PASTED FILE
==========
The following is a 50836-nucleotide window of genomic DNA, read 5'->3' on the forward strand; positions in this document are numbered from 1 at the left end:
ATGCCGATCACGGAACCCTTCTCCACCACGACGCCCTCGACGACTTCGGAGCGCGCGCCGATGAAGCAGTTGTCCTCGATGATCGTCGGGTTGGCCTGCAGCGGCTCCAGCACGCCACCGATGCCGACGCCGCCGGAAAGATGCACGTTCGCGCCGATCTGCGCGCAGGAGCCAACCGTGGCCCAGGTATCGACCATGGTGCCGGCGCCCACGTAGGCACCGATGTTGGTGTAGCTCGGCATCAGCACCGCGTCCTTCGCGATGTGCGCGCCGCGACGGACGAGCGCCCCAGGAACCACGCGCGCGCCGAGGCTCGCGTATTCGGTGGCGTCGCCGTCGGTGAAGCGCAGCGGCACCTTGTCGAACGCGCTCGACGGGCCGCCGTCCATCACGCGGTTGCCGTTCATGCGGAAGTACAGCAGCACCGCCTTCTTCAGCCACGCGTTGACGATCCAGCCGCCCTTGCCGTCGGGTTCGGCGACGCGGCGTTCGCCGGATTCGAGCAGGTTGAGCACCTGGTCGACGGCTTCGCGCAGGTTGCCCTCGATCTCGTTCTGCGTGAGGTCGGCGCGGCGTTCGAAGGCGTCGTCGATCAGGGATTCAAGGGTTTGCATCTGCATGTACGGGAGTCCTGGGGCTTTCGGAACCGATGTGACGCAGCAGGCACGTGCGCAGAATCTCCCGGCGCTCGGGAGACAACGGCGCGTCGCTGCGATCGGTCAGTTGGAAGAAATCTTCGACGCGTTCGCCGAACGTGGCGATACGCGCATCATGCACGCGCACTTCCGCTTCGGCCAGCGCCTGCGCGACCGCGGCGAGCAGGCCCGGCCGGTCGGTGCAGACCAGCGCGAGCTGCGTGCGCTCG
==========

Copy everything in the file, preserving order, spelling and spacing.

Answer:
The following is a 50836-nucleotide window of genomic DNA, read 5'->3' on the forward strand; positions in this document are numbered from 1 at the left end:
ATGCCGATCACGGAACCCTTCTCCACCACGACGCCCTCGACGACTTCGGAGCGCGCGCCGATGAAGCAGTTGTCCTCGATGATCGTCGGGTTGGCCTGCAGCGGCTCCAGCACGCCACCGATGCCGACGCCGCCGGAAAGATGCACGTTCGCGCCGATCTGCGCGCAGGAGCCAACCGTGGCCCAGGTATCGACCATGGTGCCGGCGCCCACGTAGGCACCGATGTTGGTGTAGCTCGGCATCAGCACCGCGTCCTTCGCGATGTGCGCGCCGCGACGGACGAGCGCCCCAGGAACCACGCGCGCGCCGAGGCTCGCGTATTCGGTGGCGTCGCCGTCGGTGAAGCGCAGCGGCACCTTGTCGAACGCGCTCGACGGGCCGCCGTCCATCACGCGGTTGCCGTTCATGCGGAAGTACAGCAGCACCGCCTTCTTCAGCCACGCGTTGACGATCCAGCCGCCCTTGCCGTCGGGTTCGGCGACGCGGCGTTCGCCGGATTCGAGCAGGTTGAGCACCTGGTCGACGGCTTCGCGCAGGTTGCCCTCGATCTCGTTCTGCGTGAGGTCGGCGCGGCGTTCGAAGGCGTCGTCGATCAGGGATTCAAGGGTTTGCATCTGCATGTACGGGAGTCCTGGGGCTTTCGGAACCGATGTGACGCAGCAGGCACGTGCGCAGAATCTCCCGGCGCTCGGGAGACAACGGCGCGTCGCTGCGATCGGTCAGTTGGAAGAAATCTTCGACGCGTTCGCCGAACGTGGCGATACGCGCATCATGCACGCGCACTTCCGCTTCGGCCAGCGCCTGCGCGACCGCGGCGAGCAGGCCCGGCCGGTCGGTGCAGACCAGCGCGAGCTGCGTGCGCTCG